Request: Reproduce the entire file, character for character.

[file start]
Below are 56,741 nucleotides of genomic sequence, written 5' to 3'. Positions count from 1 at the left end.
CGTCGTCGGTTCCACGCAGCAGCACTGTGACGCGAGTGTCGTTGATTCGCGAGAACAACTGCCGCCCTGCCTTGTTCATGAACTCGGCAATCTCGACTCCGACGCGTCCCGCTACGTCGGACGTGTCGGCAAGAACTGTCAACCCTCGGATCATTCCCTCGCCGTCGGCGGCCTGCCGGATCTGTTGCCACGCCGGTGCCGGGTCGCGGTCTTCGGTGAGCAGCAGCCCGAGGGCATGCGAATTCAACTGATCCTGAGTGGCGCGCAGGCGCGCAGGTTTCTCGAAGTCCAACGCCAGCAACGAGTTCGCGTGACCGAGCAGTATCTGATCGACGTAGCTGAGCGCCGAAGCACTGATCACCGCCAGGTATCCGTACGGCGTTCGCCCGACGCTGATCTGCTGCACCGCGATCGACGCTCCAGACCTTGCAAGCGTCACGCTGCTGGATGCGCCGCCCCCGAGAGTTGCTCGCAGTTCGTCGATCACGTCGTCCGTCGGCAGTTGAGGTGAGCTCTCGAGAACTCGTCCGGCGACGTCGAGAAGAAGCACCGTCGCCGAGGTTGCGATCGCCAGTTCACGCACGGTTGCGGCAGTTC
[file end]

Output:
Below are 56,741 nucleotides of genomic sequence, written 5' to 3'. Positions count from 1 at the left end.
CGTCGTCGGTTCCACGCAGCAGCACTGTGACGCGAGTGTCGTTGATTCGCGAGAACAACTGCCGCCCTGCCTTGTTCATGAACTCGGCAATCTCGACTCCGACGCGTCCCGCTACGTCGGACGTGTCGGCAAGAACTGTCAACCCTCGGATCATTCCCTCGCCGTCGGCGGCCTGCCGGATCTGTTGCCACGCCGGTGCCGGGTCGCGGTCTTCGGTGAGCAGCAGCCCGAGGGCATGCGAATTCAACTGATCCTGAGTGGCGCGCAGGCGCGCAGGTTTCTCGAAGTCCAACGCCAGCAACGAGTTCGCGTGACCGAGCAGTATCTGATCGACGTAGCTGAGCGCCGAAGCACTGATCACCGCCAGGTATCCGTACGGCGTTCGCCCGACGCTGATCTGCTGCACCGCGATCGACGCTCCAGACCTTGCAAGCGTCACGCTGCTGGATGCGCCGCCCCCGAGAGTTGCTCGCAGTTCGTCGATCACGTCGTCCGTCGGCAGTTGAGGTGAGCTCTCGAGAACTCGTCCGGCGACGTCGAGAAGAAGCACCGTCGCCGAGGTTGCGATCGCCAGTTCACGCACGGTTGCGGCAGTTC